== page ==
x Abu Dhabi, UAETuesday 23 January 2018

Co-education ban is met with criticism across India

State with largest Muslim population calls mixed education un-Islamic but critics say ban will do serious harm to girls' education.

Boy and girl pupils study together at a madrasa in West Bengal, a practice that has been prohibited in Uttar Pradesh.
Boy and girl pupils study together at a madrasa in West Bengal, a practice that has been prohibited in Uttar Pradesh.

NEW DELHI // Muslim leaders and students across India have criticised a decision banning mixed-sex madrasas in Uttar Pradesh, the state with the largest Muslim population in India. The Uttar Pradesh Board of Madrasa Education, when issuing the ban in February, called the co-ed system un-Islamic for all madrasa pupils beyond primary level. "In Islam, pardah [the veil] is very important, but co-education promotes bepardaghi [going without the veil], which is against the Sharia," said the school board chairman, Haji Rizwan Haque. "Since co-education promotes free interaction between girls and boys, which is not permissible in Islam, we have taken this decision [to ban co-education] from the next academic session."

Although the order would bar female students from about 1,900 government-affiliated madrasas in Uttar Pradesh, where about 700,000 boys and girls are now studying, many educators argue that it will weaken the movement to educate the Muslim community. "Since in the past few years an increasing number Muslim girls are showing interest in higher studies, this UPBME-imposed ban will place a big hurdle for many of them seeking higher education in Uttar Pradesh, and many will remain virtually illiterate," said Samsul Alam, vice chancellor of Calcutta's Aliah University.

Shahnaz Nabi, an Urdu language professor at Calcutta University, said the move to separate girls from boys goes against what the Prophet Mohammed wanted to inculcate among his followers. "When you offer co-education, you want to impart an equal level of education to both sexes, what Prophet Mohammed clearly emphasised. Now by deciding to ban co-ed madrasas, they are giving a signal to close the doors of higher education on Muslim women in the future," Prof Nabi said.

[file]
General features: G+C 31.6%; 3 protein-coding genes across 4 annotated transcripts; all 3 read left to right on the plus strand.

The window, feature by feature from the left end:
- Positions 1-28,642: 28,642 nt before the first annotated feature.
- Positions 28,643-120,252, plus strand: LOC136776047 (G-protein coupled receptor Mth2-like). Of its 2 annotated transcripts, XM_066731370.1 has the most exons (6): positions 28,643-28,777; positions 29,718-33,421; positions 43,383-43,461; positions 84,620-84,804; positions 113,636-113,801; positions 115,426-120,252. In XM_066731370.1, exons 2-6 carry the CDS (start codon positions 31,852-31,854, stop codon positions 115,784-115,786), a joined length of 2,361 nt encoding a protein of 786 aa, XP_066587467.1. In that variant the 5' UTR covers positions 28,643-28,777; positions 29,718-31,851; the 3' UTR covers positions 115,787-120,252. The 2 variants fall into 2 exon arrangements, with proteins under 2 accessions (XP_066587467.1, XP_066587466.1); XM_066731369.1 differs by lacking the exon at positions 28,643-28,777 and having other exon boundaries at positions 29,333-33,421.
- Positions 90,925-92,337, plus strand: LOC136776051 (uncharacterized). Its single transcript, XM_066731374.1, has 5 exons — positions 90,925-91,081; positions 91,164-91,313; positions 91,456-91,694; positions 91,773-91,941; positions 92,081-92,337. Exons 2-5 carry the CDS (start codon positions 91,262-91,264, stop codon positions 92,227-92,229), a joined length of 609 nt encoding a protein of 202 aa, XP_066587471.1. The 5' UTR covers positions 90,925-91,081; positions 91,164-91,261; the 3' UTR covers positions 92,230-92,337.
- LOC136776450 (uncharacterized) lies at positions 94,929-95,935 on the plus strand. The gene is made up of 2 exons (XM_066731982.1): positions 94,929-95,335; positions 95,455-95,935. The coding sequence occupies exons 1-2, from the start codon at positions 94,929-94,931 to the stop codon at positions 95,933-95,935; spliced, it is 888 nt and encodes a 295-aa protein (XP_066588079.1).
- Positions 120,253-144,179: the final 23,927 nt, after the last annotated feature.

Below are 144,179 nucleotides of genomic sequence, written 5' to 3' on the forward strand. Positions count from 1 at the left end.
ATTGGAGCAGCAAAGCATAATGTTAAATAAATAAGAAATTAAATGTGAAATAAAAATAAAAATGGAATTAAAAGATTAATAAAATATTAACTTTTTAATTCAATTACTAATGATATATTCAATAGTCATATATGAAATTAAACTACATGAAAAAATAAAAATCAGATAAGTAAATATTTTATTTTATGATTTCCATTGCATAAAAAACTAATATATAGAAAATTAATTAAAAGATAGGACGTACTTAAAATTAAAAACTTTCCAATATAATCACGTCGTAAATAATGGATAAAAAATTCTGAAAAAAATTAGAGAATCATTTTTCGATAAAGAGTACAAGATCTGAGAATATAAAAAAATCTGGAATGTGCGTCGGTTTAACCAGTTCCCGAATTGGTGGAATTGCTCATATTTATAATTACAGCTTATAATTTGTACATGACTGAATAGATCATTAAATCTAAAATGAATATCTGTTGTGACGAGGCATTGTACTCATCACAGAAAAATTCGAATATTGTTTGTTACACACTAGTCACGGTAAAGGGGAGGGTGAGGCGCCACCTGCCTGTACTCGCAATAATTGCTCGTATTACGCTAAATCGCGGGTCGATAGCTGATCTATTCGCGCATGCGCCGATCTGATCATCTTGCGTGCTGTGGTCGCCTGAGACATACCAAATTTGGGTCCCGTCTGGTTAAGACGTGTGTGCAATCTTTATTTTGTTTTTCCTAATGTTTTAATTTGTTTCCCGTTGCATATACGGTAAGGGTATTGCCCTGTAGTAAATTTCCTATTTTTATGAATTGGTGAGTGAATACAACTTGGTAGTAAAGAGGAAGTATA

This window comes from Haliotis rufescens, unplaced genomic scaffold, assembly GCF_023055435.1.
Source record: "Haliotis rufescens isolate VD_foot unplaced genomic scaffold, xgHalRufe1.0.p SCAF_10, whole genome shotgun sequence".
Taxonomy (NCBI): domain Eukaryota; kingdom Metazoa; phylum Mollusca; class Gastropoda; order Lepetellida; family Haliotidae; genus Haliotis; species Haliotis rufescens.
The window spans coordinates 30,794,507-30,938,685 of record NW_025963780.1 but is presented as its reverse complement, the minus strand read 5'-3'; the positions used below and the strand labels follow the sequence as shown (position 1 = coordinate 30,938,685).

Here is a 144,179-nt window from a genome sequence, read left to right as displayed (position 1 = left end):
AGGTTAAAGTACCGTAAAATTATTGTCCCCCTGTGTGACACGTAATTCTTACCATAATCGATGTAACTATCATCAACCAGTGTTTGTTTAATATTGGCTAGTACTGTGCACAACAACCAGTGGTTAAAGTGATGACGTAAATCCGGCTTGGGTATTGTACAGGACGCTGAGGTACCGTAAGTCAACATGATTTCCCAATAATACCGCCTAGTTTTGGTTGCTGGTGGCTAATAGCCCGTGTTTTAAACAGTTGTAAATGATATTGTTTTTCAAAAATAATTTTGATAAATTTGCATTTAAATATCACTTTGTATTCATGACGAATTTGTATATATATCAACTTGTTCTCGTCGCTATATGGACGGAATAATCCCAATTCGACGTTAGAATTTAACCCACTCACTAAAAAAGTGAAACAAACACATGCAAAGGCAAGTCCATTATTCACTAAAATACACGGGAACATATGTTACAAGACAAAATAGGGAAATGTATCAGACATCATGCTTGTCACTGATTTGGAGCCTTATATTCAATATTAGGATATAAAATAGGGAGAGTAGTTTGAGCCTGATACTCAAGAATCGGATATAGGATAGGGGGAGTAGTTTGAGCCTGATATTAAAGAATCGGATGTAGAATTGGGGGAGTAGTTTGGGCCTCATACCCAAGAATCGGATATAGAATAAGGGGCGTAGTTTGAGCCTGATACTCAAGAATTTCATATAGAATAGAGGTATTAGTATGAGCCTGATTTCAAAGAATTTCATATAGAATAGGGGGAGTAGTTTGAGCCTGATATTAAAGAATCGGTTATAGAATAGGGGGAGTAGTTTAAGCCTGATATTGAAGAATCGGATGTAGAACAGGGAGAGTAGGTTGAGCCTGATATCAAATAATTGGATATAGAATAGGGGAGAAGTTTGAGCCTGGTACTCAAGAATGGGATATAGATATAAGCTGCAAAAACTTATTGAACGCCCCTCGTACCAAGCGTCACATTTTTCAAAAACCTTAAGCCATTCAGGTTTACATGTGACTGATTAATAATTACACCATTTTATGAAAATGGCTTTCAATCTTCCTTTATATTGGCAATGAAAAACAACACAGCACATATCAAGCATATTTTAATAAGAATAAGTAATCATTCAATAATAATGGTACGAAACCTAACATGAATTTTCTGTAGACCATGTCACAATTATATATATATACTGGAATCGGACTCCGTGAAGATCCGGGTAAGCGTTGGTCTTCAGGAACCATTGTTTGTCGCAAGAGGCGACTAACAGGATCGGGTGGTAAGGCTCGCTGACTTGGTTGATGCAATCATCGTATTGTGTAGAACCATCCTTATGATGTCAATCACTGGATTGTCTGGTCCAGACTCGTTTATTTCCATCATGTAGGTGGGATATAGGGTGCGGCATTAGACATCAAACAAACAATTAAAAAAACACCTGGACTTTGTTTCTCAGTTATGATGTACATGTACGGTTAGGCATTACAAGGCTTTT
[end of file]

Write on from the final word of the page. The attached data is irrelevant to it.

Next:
"The girls should not be secluded from childhood. They should rather be taught how to contest and compete with boys from the very beginning. Islam has given so many privileges to women. Who are these clerics and others to take them away?" Hasan Kamaal, a Mumbai-based analyst and activist, said Islam faces the gravest threat from those who would ban co-education. "Is it possible for a madrasa-educated girl to become a doctor, engineer or choose a modern profession of her choice, if co-ed is banned? In a poor country like India it is nearly impossible to get a separate institution for higher studies for minority Muslim girls," Mr Kamaal said.

"Banning co-education is the beginning of Talibanisation, which is more dangerous than the Taliban themselves. It should be fought with the utmost might as it would be a fight for the cause of real Islam." Even some religious leaders have come out against banning co-education. "If we decide to keep girls away from the co-ed schools, we shall not be able to improve the miserable condition of India's Muslims," said Maolana Khalid Rashid, a Lucknow-based member of the All Indian Muslim Personal Law Board.

A government study in 2006 found Muslims in India are "worse off than previously believed". Although Muslims constitute at least 15 per cent of the population, they make up only four per cent of university graduates, the study found. "They live in socioeconomic conditions worse than many so-called backward tribal people," said Rajendra Sachar, the head of the government committee that authorised the study.

Female students and young professionals described the anti-co-ed order as an effort to destroy the spirit of education among Muslim girls. "We don't have 'girls only' management or other higher education institutes in the country. If I was not allowed to go to a co-ed institute, I could have never been able to pursue my career," said Sabina Parveen, a management student in Delhi. "They are robbing the fundamental rights of Muslim women."

Tanuja Khatun, a recent graduate of Calcutta Medical College and Hospital, said that by passing such "senseless and ridiculous" orders a group of Muslim leaders are forcing Muslim women to remain a backward community. "If a girl is not from a mixed-school background, she often feels uncomfortable and nervous in most of today's workplaces where men and women work shoulder to shoulder. In fact, the grooming of a girl in a co-ed system helps her become a smarter professional for today's world," said Dr Khatun.

"If I have a proper education of Islam, despite studying in a co-ed institution, I can confidently keep myself away from those potential evils the anti-co-ed leaders are talking about." aziz@thenational.ae